The Bruins will issue at least two buyouts today, with veteran forwards Shawn McEachern and Travis Green the likeliest to go, and assistant general manager Jeff Gorton said yesterday a number of 2005-06 roster players, including the likes of Hal Gill and Brian Leetch, will not be offered free agent contracts any time soon -- if at all.
``We won't make an offer to any of [the club's free agents] in the next 24-48 hours," Gorton said yesterday, in the moments immediately following the Garden news conference at which Dave Lewis was named the club's 27th head coach. ``We've told all of them, `Go to market and see what you can get, and we'll talk after that.' "
That isn't exactly like saying, ``Don't let the screen door hit you on the way out," but it does say the Bruins are comfortable with losing any of the many unrestricted free agents who finished the regular season with them in April.
Gill and Leetch, two of the Bruins' regular defensemen who combined to make nearly $6 million last season, are the bigger names in the free agent bunch. Theoretically, the Bruins tomorrow could commit that $6 million to a first-line forward or a top-pairing defenseman.
It also would cover nearly all of Chris Pronger's $6.2 million, if the Bruins could swing a deal for the Oiler defenseman, who asked out of Edmonton immediately after the Stanley Cup finals.
Boston's other unrestricted free agents who won't see offers any time soon: Marty Reasoner, Brad Isbister, Jiri Slegr, Mariusz Czerkawski, Tom Fitzgerald, Dan LaCouture, and Ian Moran.
The club will make the buyouts public today, said Gorton, only adding that there would be more than one termination issued.
McEachern's buyout, at a one-third discount from the $1.1 million he has coming in 2006-07, has been considered a fait accompli since early last season, when he was demoted to Providence (AHL). He was recalled at the end of the season, after Mike O'Connell was fired as GM, but produced little offense.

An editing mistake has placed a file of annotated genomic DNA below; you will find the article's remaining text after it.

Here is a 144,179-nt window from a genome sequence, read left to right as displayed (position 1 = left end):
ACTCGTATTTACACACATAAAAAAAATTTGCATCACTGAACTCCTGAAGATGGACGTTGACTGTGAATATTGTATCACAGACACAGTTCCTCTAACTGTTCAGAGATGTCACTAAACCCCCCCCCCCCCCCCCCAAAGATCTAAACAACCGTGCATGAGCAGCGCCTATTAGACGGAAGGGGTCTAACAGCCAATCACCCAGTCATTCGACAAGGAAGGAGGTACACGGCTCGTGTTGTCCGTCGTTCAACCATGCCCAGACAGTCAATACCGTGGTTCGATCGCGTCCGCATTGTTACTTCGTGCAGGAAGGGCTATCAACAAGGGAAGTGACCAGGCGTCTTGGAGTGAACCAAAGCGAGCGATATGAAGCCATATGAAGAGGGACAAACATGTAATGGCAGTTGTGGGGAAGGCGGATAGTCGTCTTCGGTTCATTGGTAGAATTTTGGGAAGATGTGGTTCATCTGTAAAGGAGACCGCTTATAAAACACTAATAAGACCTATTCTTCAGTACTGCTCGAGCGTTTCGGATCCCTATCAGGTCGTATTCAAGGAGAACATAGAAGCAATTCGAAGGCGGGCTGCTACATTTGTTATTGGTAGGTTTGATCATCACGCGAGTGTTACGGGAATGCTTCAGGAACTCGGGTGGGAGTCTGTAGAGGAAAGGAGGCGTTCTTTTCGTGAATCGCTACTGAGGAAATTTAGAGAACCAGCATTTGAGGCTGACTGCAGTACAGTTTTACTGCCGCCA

Green, due $700,000 next season, also produced little last year. In the midst of a bad year, his name was also linked, though tangentially, to the Janet Gretzky-Rick Tocchet gambling scandal that hit just prior to the Olympic Games in February.
The Globe also reported recently that Green was arrested on a drunken driving charge at the Charlestown Navy Yard (which was later dropped).
There remains a chance the Bruins also will issue buyout papers to Alexei Zhamnov, he of the 10 points in 24 games. However, Zhamnov's agent contends that the Russian forward remains disabled after badly fracturing an ankle at midseason.
Injured players cannot be bought out, per the league's collective bargaining agreement. But it is also true that a club is prohibited from issuing a buyout once the two-week buyout period closes on the eve of July 1 each year.
One possibility is that the Bruins issue the buyout, essentially as a formality, ultimately the first step in the 35-year-old Zhamnov being erased from the books, be it via buyout, arbitration, disability payment, or retirement.
All in all, it is possible the Bruins begin next season with only a handful of players -- Glen Murray, P.J. Axelsson, Brad Boyes, Patrice Bergeron, and Hannu Toivonen -- who made the club out of training camp last season.
But the news release announcing Lewis as the new man made note that both Cashman and Maciver were dismissed.
``That was a little bit of miscommunication," explained Gorton, noting that Lewis already has other people in mind for the positions. ``I thought they'd get an opportunity to talk -- but I was wrong."
Goaltending coach Bob Essensa remains on the job. Lewis wasn't certain if Essensa would be retained, or if he would have a netminding coach.
``It's a unique position," said Lewis. ``And I don't know a lot about it -- you stop the puck or you don't."
For now, said Lewis, Essensa is the goalie coach.
Meanwhile, look for Marc Habscheid, currently a coach with the Canadian national team, soon to be named one of Lewis's assistants. Gil Scott, Lewis's agent, is also Habscheid's agent.